• A61B2090/0811Indication means for the position of a particular part of an instrument with respect to the rest of the instrument, e.g. position of the anvil of a stapling instrument

Description

  End effectors having blade elements that vibrate at ultrasonic frequencies to cut and / or seal tissue (eg, by denaturing proteins in tissue cells) are included in various surgical instruments. These instruments include piezoelectric elements that convert electrical power into ultrasonic vibrations that are transmitted along the acoustic waveguide to the blade element. Cutting and coagulation accuracy can be controlled by adjusting surgeon techniques and power levels, blade edges, tissue tension, and blade pressure.

  Examples of ultrasonic surgical instruments include HARMONIC ACE® Ultrasonic Shears, HARMONIC WAVE® Ultrasonic Shears, HARMONIC FOCUS® Ultrasonic Shears, and HARMONIC®. These are all Ethicon Endo-Surgery, Inc. (Cincinnati, Ohio). A further example of such a device and related concepts is described in US Pat. No. 5,099,942, entitled “Clamp Coagulator / Cutting System for Ultrasonic Surgical Instruments,” issued June 21, 1994, the disclosure of which is incorporated herein by reference. No. 5,322,055, U.S. Pat. No. 5,873,873, entitled “Ultrasonic Clamp Coagulator Apparatus Improving Clamp Mechanism,” issued February 23, 1999, the disclosure of which is incorporated herein by reference. , "Ultrasonic Clamp Coagulator A, filed Oct. 10, 1997, the disclosure of which is incorporated herein by reference. U.S. Pat. No. 5,980,510 entitled "Parus Having Improved Clamp Arm Pivot Mount", the disclosure of which is hereby incorporated by reference, "Blades with Functional Balance Asymmetry Measures Measures." US Patent No. 6,325,811 entitled "With Ultrasonic Surgical Instruments", published on August 10, 2004, the disclosure of which is incorporated herein by reference, Entitled "Instruments" US Pat. No. 6,773,444, and US Pat. No. 6, entitled “Robotic Surgical Tool with Ultrasounding and Cutting Instrument” issued August 31, 2004, the disclosure of which is incorporated herein by reference. , 783,524.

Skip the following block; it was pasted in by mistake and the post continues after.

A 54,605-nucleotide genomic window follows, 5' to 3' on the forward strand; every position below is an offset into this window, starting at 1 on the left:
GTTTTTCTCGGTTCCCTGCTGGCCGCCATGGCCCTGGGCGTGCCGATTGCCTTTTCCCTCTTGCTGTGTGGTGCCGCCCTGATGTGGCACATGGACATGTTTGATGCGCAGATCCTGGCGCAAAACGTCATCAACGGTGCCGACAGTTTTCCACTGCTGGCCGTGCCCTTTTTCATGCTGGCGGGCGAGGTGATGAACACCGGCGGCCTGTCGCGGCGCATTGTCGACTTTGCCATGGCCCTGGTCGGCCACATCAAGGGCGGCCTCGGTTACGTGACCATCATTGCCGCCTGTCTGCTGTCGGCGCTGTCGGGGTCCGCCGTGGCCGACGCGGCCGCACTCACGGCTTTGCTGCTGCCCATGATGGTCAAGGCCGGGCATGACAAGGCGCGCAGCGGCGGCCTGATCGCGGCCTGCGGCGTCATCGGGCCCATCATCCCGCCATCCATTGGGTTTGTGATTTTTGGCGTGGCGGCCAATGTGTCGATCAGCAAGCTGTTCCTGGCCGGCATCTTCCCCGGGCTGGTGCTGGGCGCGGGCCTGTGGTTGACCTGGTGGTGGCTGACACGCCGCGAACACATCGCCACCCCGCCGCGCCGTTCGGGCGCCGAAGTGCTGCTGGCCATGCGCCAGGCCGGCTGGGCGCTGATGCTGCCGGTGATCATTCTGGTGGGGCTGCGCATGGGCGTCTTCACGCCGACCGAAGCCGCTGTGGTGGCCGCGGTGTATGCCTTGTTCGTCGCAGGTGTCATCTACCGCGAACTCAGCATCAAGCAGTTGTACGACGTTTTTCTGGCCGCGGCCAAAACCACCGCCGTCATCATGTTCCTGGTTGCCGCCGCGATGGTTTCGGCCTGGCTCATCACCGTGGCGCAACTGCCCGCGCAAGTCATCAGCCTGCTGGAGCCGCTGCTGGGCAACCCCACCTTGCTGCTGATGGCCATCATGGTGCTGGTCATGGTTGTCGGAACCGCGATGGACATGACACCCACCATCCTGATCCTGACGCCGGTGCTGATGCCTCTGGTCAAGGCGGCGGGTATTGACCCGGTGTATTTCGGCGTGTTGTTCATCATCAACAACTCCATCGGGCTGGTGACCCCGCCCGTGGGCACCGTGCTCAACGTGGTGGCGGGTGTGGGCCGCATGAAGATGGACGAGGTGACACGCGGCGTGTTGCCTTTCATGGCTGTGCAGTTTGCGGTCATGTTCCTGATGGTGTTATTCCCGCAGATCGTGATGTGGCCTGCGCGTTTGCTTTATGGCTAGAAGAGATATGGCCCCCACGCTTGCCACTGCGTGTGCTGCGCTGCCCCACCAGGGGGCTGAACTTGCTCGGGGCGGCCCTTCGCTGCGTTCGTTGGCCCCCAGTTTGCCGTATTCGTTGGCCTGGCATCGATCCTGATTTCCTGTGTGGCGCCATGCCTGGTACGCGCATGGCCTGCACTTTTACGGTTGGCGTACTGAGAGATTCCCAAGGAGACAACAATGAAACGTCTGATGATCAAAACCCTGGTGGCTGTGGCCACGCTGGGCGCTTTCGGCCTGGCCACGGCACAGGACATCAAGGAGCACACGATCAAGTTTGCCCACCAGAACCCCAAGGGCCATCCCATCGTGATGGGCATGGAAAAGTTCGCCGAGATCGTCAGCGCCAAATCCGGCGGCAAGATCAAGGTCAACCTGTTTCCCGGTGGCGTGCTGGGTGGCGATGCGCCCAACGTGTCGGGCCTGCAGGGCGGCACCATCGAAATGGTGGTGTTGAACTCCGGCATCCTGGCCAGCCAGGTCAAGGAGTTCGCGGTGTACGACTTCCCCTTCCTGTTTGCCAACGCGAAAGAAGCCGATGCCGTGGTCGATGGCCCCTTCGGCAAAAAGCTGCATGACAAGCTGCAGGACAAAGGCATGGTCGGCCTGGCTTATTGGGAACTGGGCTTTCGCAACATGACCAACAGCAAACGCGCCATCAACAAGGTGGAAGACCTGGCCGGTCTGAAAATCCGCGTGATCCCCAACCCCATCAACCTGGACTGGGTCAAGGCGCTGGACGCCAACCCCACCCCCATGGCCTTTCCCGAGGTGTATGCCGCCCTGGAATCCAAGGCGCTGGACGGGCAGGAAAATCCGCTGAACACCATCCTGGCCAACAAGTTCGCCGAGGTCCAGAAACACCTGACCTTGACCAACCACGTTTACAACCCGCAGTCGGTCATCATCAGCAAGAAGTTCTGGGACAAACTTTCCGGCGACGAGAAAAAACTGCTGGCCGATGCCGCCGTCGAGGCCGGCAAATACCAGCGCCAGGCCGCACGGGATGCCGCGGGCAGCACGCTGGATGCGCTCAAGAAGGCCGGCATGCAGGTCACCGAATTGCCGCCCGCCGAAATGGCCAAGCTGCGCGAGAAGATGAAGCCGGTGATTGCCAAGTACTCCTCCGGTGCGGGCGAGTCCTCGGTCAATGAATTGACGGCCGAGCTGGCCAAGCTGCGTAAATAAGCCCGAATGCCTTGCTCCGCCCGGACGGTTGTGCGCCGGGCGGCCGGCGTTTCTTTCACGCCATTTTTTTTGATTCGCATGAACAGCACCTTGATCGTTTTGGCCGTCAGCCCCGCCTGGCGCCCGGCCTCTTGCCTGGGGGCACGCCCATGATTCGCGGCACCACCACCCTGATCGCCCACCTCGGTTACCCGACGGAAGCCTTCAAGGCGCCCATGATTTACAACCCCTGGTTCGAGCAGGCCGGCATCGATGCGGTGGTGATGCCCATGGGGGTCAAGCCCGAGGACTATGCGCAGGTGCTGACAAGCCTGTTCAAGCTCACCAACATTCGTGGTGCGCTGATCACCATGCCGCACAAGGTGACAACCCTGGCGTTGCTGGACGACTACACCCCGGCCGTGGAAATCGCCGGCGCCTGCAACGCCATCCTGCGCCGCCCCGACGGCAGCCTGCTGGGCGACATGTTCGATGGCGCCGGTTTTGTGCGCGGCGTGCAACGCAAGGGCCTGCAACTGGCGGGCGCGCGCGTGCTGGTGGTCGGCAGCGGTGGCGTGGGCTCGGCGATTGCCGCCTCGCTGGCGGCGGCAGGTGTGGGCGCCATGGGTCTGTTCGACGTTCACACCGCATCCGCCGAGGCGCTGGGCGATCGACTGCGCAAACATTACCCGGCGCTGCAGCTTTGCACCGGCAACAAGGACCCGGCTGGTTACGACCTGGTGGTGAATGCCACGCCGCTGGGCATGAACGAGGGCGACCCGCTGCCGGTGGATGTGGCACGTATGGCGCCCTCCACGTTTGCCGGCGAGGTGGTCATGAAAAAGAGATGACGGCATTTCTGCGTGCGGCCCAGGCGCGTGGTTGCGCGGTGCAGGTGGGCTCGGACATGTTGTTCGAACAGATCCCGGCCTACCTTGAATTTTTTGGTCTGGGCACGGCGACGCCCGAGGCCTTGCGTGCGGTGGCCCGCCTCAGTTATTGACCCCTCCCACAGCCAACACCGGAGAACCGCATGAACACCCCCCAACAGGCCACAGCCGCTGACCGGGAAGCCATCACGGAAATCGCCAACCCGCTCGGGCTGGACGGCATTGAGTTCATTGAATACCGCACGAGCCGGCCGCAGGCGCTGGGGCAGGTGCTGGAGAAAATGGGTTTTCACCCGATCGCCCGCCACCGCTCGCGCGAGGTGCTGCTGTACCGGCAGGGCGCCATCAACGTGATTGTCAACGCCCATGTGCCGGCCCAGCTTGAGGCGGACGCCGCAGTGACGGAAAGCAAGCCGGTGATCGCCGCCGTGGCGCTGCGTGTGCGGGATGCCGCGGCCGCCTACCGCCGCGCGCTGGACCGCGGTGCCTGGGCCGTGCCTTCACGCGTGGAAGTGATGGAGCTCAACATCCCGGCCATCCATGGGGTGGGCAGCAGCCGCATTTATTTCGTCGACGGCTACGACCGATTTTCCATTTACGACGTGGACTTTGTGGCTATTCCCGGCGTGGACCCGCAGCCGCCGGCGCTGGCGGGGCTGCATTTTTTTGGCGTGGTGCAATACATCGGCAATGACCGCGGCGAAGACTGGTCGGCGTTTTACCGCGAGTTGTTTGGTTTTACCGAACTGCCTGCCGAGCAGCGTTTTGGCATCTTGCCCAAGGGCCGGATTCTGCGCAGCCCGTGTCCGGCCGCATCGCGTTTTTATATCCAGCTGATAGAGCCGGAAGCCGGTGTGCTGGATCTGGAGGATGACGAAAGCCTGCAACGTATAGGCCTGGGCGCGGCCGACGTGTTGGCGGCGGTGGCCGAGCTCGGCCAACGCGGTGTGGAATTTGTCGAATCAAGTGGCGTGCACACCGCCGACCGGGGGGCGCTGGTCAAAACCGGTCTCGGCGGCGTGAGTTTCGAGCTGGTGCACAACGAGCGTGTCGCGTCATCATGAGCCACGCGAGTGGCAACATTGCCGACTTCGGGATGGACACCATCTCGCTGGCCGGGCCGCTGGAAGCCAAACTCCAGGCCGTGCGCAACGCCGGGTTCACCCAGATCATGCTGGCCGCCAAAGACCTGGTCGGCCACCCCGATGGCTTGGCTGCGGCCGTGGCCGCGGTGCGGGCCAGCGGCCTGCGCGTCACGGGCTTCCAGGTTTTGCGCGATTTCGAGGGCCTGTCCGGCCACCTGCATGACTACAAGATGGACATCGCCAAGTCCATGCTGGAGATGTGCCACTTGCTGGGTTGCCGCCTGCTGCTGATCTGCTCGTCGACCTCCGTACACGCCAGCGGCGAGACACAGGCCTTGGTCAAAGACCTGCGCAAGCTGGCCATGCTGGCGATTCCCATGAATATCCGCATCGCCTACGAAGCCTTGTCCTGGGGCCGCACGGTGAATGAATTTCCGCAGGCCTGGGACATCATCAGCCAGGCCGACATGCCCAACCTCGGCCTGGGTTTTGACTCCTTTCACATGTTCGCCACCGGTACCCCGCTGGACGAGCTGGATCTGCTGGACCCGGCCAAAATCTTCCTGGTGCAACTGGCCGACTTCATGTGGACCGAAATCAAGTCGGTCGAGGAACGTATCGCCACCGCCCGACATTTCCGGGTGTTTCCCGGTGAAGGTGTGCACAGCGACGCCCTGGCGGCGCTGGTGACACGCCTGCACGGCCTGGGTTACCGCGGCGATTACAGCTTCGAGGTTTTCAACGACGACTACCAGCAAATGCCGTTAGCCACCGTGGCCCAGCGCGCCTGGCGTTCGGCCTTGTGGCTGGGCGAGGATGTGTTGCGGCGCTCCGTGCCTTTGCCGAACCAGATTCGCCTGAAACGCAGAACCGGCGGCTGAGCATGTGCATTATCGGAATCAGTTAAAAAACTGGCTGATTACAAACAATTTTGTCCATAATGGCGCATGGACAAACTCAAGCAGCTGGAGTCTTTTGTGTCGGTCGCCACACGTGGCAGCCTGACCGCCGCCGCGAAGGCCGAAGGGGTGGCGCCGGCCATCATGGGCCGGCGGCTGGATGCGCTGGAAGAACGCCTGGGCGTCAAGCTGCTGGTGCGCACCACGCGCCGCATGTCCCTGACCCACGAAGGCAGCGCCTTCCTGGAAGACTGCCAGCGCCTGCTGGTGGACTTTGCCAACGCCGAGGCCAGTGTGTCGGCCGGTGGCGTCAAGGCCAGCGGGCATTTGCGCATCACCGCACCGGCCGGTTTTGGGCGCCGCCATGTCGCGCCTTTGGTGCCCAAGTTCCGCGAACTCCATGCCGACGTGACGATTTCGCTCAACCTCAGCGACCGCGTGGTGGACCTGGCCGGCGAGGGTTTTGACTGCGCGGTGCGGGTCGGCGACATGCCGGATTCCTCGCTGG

A still further example of an ultrasonic surgical instrument is disclosed in the US publication entitled “Tissue Pad for Use with an Ultrasonic Surgical Instrument” published on April 13, 2006, the disclosure of which is incorporated herein by reference. 2006/0079874, US Publication No. 2007/0191713 entitled “Ultrasonic Device for Cutting and Coagulating” published August 16, 2007, the disclosure of which is incorporated herein by reference. U.S. Publication No. 2007/0282333 entitled “Ultrasonic Waveguide and Blade” published on Dec. 6, 2007, incorporated herein by reference. U.S. Publication No. 2008/0200940, entitled “Ultrasonic Device for Cutting and Coagulating,” published August 21, 2008, the disclosure of which is incorporated herein by reference, 2009 US Publication No. 2009/0105750 entitled “Ergonomic Surgical Instruments” published April 23, the disclosure of which is incorporated herein by reference, “Ultrasonic Device for Fingertip Control” published March 18, 2010. No. 2010/0069940 entitled “Rotating” published January 20, 2011, the disclosure of which is incorporated herein by reference. US Publication No. 2011/0015660 entitled “Transducer Mount for Ultrasonic Surgical Instruments”, the disclosure of which is incorporated herein by reference, “Ultrasonic Surgical Instruments United States Title” published February 2, 2012. Published 2012/0029546, as well as US patent application Ser. No. 14 / 031,665, entitled “Alignment Features for Ultrasonic Surgical Instrument”, filed 19 September 2013, the disclosure of which is incorporated herein by reference. Is disclosed.